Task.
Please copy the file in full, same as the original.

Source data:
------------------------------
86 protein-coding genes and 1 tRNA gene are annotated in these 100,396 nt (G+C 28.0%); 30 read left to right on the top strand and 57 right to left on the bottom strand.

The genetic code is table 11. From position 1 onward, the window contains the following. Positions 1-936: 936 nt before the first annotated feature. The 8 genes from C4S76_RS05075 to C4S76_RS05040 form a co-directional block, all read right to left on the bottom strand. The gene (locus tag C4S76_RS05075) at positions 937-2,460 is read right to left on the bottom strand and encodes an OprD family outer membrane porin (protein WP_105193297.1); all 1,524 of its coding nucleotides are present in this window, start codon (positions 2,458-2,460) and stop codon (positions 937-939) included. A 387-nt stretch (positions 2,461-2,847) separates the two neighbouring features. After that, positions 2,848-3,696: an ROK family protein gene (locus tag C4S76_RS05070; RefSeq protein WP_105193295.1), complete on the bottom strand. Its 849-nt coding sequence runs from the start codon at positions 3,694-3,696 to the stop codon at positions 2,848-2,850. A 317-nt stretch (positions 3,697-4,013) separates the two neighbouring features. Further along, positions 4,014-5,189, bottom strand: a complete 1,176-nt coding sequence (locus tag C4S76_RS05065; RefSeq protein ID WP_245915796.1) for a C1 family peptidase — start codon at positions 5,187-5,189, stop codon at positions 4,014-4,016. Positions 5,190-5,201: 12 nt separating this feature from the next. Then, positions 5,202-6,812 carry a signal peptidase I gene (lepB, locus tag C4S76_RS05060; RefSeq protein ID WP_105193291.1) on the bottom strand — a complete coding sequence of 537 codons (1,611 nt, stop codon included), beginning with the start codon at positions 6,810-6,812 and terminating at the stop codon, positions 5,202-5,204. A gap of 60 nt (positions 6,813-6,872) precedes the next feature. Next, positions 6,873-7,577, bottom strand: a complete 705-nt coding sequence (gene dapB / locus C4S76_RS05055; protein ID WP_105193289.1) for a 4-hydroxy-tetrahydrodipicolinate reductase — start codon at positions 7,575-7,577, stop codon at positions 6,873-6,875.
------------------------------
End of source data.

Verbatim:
86 protein-coding genes and 1 tRNA gene are annotated in these 100,396 nt (G+C 28.0%); 30 read left to right on the top strand and 57 right to left on the bottom strand.

The genetic code is table 11. From position 1 onward, the window contains the following. Positions 1-936: 936 nt before the first annotated feature. The 8 genes from C4S76_RS05075 to C4S76_RS05040 form a co-directional block, all read right to left on the bottom strand. The gene (locus tag C4S76_RS05075) at positions 937-2,460 is read right to left on the bottom strand and encodes an OprD family outer membrane porin (protein WP_105193297.1); all 1,524 of its coding nucleotides are present in this window, start codon (positions 2,458-2,460) and stop codon (positions 937-939) included. A 387-nt stretch (positions 2,461-2,847) separates the two neighbouring features. After that, positions 2,848-3,696: an ROK family protein gene (locus tag C4S76_RS05070; RefSeq protein WP_105193295.1), complete on the bottom strand. Its 849-nt coding sequence runs from the start codon at positions 3,694-3,696 to the stop codon at positions 2,848-2,850. A 317-nt stretch (positions 3,697-4,013) separates the two neighbouring features. Further along, positions 4,014-5,189, bottom strand: a complete 1,176-nt coding sequence (locus tag C4S76_RS05065; RefSeq protein ID WP_245915796.1) for a C1 family peptidase — start codon at positions 5,187-5,189, stop codon at positions 4,014-4,016. Positions 5,190-5,201: 12 nt separating this feature from the next. Then, positions 5,202-6,812 carry a signal peptidase I gene (lepB, locus tag C4S76_RS05060; RefSeq protein ID WP_105193291.1) on the bottom strand — a complete coding sequence of 537 codons (1,611 nt, stop codon included), beginning with the start codon at positions 6,810-6,812 and terminating at the stop codon, positions 5,202-5,204. A gap of 60 nt (positions 6,813-6,872) precedes the next feature. Next, positions 6,873-7,577, bottom strand: a complete 705-nt coding sequence (gene dapB / locus C4S76_RS05055; protein ID WP_105193289.1) for a 4-hydroxy-tetrahydrodipicolinate reductase — start codon at positions 7,575-7,577, stop codon at positions 6,873-6,875.